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Synonyms for bumpy

Collins Thesaurus of the English Language – Complete and Unabridged 2nd Edition. 2002 © HarperCollins Publishers 1995, 2002

Synonyms for bumpy

causing or characterized by jolts and irregular movements

covered with or full of bumps

Related Words

Based on WordNet 3.0, Farlex clipart collection. © 2003-2012 Princeton University, Farlex Inc.
References in periodicals archive ?
Even so, the screenplay, credited to Chan and three other scribes (including Stanley Tong, who helmed several of Chan's films), is patchy and bumpily paced, with a mood that swings wildly from frantic to goofy.
[Maddin] mixes black-and-white with toned sequences, mime with talking, locked-down expositional tableaux with bumpily fluid musical numbers." As a simulated "part-talkie," the film is intended to be "not juvenile but willfully childish" in its "primitive" aesthetic.
If you might hang with me for a short while, I'd like to attempt to convey the deep emotions a certain middle-aged bowhunter is experiencing while he coasts rather bumpily into his reflective years.
* Don't just focus on adjectives; talk about powerful verbs: the branches tickle the sky, the stream chatters over the stones, clouds tiptoe overhead, a cat slumbers in the shade, boats bob bumpily in the harbour.
(102) Some of these statements appear to have been constructed primarily as a defense against charges of plagiarism and thus might be expected to fit only bumpily with other arguments.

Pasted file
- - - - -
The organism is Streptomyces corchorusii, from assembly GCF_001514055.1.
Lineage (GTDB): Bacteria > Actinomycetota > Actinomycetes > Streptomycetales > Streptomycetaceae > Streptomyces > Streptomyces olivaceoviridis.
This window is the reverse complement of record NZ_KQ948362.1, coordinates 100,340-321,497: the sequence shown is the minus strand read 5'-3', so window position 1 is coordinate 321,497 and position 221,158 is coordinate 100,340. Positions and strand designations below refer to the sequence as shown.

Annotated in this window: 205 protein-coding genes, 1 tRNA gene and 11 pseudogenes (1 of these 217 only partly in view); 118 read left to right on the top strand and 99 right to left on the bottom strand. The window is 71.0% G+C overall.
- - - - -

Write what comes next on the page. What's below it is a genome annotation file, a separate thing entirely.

This was a chamber-music account, tenderness and intimacy setting the huge apocalyptic outbursts into proper context, with the CBSO Chorus persuasively confiding in their whispered, crystalclear diction (what a pity the altos led decidedly bumpily into the "Libera Me" fugue).
The road yet again bumpily winds through miles and miles of dense jungle before terminating in the northernmost town in the Andamans, Diglipur.
(1) Most compare successive translations; taking a teleological view, they tell of a bumpily asymptotic evolution from the "crude, ridiculous and inaccurate" (2) adaptations of the 1890s toward ever more faithful and readable Arabic translations.
In considering Martin and Bradley's works together, it seems useful to invoke the poles of Robert Rauschenberg's practice--Combines and "White Paintings." In the first, painting balloons bumpily into the sculptural field, like a popcorn kernel pushed outward by a buildup of thermal energy; in the second, painting withdraws, gathers itself to itself, leaves the shadows playing across its surface to whisper about the fungibility of perception.